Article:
Back at the Geneva Motor Show in March this year, Audi, Italdesign and Airbus announced a partnership with plans to create a self-driving and self-flying autonomous vehicle.
The vehicle would include a driverless car, which could be detached from its chassis and lifted into the air with a pilotless drone.
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Called Pop. Up Next, the concept seemed about as far away from reality as it was possible to get - and that's saying something, given the far-out concepts it shared the Geneva exhibition center with.
But then, in June, the project took an important and credible step forward when the German government laid out foundations to begin testing the vehicle. It is hoped that the vehicle will be tested in the skies above the city of Ingolstadt, home of Audi, with the goal of easing road congestion below.
Now, Audi has released footage of a prototype being tested, showing how the autonomous car can drove up to the drone, park beneath its four rotors, attach, and be flown to its destination.
But there's a catch - the vehicle you see here is a quarter-size model, to be shown off at Amsterdam Drone Week this week.
Car manufacturers regularly use smaller-scale models of new vehicles before building the first full-size prototypes, usually for wind tunnel testing to work on the aerodynamics, so flying car fans shouldn't be too disheartened by this first, tentative step by Audi and Airbus.
Dr. Bernd Martens, Audi board member for sourcing and IT, said in a statement: "Flying taxis are on the way. We are Audi are convinced of that. More and more people are moving to cities. And more and more people will be mobile thanks to automation. In future, senior citizens, children and people without a driver's license will want to use convenient robot taxis. If we succeed in making a smart allocation of traffic between roads and airspace, people and cities can benefit in equal measure."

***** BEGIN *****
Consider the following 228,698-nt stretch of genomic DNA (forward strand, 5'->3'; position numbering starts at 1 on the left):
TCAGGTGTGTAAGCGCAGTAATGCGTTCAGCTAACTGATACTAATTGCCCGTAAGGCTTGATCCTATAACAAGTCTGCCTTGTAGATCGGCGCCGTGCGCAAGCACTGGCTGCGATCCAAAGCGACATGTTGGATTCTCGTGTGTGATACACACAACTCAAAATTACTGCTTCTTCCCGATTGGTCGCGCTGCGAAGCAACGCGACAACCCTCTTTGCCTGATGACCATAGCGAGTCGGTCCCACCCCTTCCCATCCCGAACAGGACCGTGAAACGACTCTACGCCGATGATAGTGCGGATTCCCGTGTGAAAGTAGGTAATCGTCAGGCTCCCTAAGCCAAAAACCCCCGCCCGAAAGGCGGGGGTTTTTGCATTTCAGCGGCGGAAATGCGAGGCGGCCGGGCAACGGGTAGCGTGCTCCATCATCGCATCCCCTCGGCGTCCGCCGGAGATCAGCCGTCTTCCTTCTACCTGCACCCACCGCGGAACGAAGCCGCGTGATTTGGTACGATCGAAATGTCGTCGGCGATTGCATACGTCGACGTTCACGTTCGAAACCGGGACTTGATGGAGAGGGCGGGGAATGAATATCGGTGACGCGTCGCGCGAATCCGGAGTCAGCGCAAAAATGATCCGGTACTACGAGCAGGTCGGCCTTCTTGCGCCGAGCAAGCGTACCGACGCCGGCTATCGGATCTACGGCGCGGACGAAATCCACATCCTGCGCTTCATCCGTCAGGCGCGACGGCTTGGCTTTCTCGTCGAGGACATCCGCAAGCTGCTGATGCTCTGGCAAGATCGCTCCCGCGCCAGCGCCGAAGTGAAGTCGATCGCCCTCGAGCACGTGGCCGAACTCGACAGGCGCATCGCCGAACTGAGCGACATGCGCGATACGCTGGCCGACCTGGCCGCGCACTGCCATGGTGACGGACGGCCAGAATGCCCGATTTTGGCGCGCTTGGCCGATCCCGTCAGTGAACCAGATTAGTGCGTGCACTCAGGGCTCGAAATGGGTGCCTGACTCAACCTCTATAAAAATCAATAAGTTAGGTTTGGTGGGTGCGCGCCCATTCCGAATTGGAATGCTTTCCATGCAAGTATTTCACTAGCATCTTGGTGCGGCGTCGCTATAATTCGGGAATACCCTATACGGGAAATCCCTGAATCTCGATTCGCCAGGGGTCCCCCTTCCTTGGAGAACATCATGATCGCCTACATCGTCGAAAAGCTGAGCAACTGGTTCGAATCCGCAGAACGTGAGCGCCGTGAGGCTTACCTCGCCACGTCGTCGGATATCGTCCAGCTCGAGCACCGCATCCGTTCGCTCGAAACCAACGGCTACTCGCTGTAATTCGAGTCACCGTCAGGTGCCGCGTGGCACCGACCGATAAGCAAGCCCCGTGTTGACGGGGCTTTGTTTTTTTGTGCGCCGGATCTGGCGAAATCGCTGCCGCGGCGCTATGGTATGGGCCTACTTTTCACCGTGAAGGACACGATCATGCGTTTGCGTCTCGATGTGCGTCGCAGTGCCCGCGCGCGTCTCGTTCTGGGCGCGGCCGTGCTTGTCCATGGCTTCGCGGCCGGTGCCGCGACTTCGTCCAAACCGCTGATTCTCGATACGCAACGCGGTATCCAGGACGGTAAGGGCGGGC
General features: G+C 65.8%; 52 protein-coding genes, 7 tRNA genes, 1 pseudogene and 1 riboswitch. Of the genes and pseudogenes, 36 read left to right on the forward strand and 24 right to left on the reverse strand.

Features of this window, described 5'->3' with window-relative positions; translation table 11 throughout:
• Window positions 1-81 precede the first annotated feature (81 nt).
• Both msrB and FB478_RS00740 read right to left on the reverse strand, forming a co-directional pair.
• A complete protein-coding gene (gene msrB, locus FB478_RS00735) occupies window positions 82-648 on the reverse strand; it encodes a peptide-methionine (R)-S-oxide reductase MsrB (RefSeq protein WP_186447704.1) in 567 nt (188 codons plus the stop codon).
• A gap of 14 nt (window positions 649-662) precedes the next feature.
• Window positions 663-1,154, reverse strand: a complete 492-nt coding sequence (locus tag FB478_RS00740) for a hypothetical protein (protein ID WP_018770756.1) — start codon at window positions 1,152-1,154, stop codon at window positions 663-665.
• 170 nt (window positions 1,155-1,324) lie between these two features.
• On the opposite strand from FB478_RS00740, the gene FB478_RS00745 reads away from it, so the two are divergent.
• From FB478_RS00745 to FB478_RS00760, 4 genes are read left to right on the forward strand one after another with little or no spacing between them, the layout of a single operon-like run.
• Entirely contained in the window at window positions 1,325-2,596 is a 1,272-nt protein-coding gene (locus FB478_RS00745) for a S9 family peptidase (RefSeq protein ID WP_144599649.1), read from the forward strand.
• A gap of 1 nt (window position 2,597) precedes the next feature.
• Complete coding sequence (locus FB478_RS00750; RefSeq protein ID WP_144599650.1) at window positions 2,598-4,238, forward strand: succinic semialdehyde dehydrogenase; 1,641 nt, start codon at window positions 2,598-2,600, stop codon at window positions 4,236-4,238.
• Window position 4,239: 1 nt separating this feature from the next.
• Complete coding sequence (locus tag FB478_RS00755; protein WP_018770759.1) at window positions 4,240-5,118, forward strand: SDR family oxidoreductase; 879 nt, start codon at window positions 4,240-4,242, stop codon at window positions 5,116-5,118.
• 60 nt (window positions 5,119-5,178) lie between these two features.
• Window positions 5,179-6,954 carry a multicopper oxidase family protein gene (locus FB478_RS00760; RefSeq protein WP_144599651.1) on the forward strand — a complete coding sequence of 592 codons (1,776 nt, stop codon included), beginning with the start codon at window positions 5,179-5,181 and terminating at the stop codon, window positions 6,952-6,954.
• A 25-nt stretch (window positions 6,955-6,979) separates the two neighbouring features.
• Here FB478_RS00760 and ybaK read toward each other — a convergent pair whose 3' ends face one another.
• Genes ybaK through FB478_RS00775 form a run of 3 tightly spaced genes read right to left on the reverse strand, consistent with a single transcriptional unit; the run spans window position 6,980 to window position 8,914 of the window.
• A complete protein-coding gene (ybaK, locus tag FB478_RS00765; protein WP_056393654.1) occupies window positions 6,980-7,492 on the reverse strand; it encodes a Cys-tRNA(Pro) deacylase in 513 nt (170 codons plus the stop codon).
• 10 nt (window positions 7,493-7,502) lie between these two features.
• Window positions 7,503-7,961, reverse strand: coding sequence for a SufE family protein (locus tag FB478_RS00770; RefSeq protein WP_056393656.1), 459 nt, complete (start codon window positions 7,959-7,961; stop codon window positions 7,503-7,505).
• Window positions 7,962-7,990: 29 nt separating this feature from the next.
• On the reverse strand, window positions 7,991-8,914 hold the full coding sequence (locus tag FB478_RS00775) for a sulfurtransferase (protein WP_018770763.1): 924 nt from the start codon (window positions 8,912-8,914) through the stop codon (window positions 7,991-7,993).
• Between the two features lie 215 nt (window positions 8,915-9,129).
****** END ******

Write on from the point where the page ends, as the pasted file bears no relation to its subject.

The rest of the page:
In June, German transport minister Andreas Scheuer said: "Flying taxis aren't a vision any longer, they can take us off into a new dimension of mobility. They're a huge opportunity for companies and young startups that already develop this technology very concretely and successfully."
Inside the concept shown off at Geneva, there were no driving or flying controls at all. Instead, passengers are presented with a giant 49-inch touchscreen which stretches the entire width of the cabin. The infotainment system also includes speech and face recognition and eye-tracking.